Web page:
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How Faith Communities Address Mental Illness

After Matthew Warren, son of Saddleback Church pastor Rick Warren, committed suicide in the spring of 2013, Rick and his wife Kay teamed up with the Roman Catholic Diocese of Orange County California and the National Alliance on Mental Illness to launch an education and advocacy initiative that the Warrens hope will help churches become more responsive to those among them with mental illness. The National Alliance on Mental Illness says that about 6 percent of Americans have a serious mental illness.

According to a 2014 study by LifeWay Research, just 27 percent of Christian churches have a plan to assist families affected by mental illness even though some 60 million Americans suffer from a diagnosable mental health condition every year. The LifeWay study found that 14 percent of churches have a skilled mental illness counselor on staff or have trained their staff to recognize mental illness, but 22 percent of responding church clergy said they are reluctant to help parishioners with mental illness because of the time commitment such help requires.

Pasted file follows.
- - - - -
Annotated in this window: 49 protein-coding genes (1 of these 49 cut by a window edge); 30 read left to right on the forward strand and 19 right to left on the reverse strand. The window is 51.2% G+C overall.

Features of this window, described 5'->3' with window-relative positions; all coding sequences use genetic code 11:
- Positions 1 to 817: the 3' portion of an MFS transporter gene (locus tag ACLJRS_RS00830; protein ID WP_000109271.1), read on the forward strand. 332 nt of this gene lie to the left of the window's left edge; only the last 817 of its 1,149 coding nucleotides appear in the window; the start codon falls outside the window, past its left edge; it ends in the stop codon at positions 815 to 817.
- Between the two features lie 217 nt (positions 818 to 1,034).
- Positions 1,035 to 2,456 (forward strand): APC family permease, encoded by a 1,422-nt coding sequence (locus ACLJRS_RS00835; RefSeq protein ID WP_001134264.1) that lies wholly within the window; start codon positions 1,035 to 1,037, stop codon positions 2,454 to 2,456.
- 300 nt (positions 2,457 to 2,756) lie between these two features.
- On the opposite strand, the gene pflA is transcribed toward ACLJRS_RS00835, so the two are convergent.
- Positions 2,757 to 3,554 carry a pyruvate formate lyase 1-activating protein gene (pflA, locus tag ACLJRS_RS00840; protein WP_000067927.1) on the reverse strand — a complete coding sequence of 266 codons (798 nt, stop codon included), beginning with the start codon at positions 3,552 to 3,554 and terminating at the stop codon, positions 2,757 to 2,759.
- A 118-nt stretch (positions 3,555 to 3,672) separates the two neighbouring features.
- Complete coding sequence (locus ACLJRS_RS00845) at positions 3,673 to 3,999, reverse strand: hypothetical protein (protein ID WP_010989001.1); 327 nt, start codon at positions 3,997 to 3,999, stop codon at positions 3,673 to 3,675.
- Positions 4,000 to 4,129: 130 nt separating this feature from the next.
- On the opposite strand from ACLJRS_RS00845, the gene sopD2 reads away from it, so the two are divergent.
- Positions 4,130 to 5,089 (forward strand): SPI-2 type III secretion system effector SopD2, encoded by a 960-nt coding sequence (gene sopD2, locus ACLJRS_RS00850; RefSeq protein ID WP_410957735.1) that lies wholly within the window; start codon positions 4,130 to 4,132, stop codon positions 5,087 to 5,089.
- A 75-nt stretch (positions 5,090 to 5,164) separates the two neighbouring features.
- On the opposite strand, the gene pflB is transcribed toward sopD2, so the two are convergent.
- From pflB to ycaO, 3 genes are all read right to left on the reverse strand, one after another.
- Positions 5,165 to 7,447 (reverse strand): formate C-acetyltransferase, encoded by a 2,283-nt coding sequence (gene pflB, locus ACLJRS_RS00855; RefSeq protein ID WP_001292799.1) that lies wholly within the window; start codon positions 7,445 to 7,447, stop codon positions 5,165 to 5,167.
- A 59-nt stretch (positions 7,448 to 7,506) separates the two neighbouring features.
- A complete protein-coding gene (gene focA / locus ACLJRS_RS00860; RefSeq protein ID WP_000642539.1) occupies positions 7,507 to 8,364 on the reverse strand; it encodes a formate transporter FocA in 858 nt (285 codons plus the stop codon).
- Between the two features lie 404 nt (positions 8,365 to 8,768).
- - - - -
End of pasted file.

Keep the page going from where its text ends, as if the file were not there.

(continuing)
Only 27 percent of Christian congregations said they have a plan in place to help families affected by mental illness, yet the Lifeway study, as well as a separate Baylor University study, revealed that many people approach clergy about their mental distress before consulting with health care professionals. 

Given how widespread mental health issues are in the United States, what role can faith communities play, if any, in supporting and healing? To help explore the data and address the questions around the relationship of faith to mental health and the role of faith communities in addressing mental health issues, ReligionLink, an online resource for religion news reporters sponsored by Religion Newswriters Association, has published a source guide on mental health. The page includes background, recent developments and links to a range of resources, studies and experts that address the issue of mental health and highlight the initiatives and roles America’s diverse faith communities have embraced. Also see the 8-minute news video prepared for Religion & Ethics Newsweekly that explores the ministry to the mentally ill work of Holy Comforter Episcopal Church in Atlanta, and read our featured reflection on Psalm 146, “Happy are Those Whose Help Is the God of Jesse,” centered around nurturing, healing and love in the midst of pain and suffering.

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